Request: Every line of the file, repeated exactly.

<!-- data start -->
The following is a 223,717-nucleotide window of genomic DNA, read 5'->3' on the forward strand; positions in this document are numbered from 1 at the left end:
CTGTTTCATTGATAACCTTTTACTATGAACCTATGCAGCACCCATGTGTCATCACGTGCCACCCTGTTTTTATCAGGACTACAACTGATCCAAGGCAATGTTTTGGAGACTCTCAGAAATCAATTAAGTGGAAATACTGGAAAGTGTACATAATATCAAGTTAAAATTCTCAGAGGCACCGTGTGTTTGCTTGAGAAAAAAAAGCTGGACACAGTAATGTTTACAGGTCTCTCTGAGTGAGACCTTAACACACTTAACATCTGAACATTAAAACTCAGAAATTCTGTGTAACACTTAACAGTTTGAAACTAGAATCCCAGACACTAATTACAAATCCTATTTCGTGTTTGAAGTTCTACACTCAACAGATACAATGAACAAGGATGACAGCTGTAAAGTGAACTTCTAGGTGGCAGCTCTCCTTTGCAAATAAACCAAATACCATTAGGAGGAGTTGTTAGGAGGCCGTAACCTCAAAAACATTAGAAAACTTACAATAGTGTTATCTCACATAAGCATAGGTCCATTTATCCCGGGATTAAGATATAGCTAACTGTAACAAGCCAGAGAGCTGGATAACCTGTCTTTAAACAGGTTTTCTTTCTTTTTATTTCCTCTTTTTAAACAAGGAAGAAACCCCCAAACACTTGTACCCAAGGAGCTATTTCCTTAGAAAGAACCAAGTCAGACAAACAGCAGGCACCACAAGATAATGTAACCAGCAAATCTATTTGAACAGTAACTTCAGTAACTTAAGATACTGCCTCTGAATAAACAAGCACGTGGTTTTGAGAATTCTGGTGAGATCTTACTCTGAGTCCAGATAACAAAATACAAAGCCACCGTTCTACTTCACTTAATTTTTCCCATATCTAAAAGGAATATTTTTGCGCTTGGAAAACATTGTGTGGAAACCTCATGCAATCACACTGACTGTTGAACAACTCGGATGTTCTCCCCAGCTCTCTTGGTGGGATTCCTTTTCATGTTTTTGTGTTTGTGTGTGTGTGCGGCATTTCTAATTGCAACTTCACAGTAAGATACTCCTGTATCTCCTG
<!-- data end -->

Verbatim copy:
The following is a 223,717-nucleotide window of genomic DNA, read 5'->3' on the forward strand; positions in this document are numbered from 1 at the left end:
CTGTTTCATTGATAACCTTTTACTATGAACCTATGCAGCACCCATGTGTCATCACGTGCCACCCTGTTTTTATCAGGACTACAACTGATCCAAGGCAATGTTTTGGAGACTCTCAGAAATCAATTAAGTGGAAATACTGGAAAGTGTACATAATATCAAGTTAAAATTCTCAGAGGCACCGTGTGTTTGCTTGAGAAAAAAAAGCTGGACACAGTAATGTTTACAGGTCTCTCTGAGTGAGACCTTAACACACTTAACATCTGAACATTAAAACTCAGAAATTCTGTGTAACACTTAACAGTTTGAAACTAGAATCCCAGACACTAATTACAAATCCTATTTCGTGTTTGAAGTTCTACACTCAACAGATACAATGAACAAGGATGACAGCTGTAAAGTGAACTTCTAGGTGGCAGCTCTCCTTTGCAAATAAACCAAATACCATTAGGAGGAGTTGTTAGGAGGCCGTAACCTCAAAAACATTAGAAAACTTACAATAGTGTTATCTCACATAAGCATAGGTCCATTTATCCCGGGATTAAGATATAGCTAACTGTAACAAGCCAGAGAGCTGGATAACCTGTCTTTAAACAGGTTTTCTTTCTTTTTATTTCCTCTTTTTAAACAAGGAAGAAACCCCCAAACACTTGTACCCAAGGAGCTATTTCCTTAGAAAGAACCAAGTCAGACAAACAGCAGGCACCACAAGATAATGTAACCAGCAAATCTATTTGAACAGTAACTTCAGTAACTTAAGATACTGCCTCTGAATAAACAAGCACGTGGTTTTGAGAATTCTGGTGAGATCTTACTCTGAGTCCAGATAACAAAATACAAAGCCACCGTTCTACTTCACTTAATTTTTCCCATATCTAAAAGGAATATTTTTGCGCTTGGAAAACATTGTGTGGAAACCTCATGCAATCACACTGACTGTTGAACAACTCGGATGTTCTCCCCAGCTCTCTTGGTGGGATTCCTTTTCATGTTTTTGTGTTTGTGTGTGTGTGCGGCATTTCTAATTGCAACTTCACAGTAAGATACTCCTGTATCTCCTG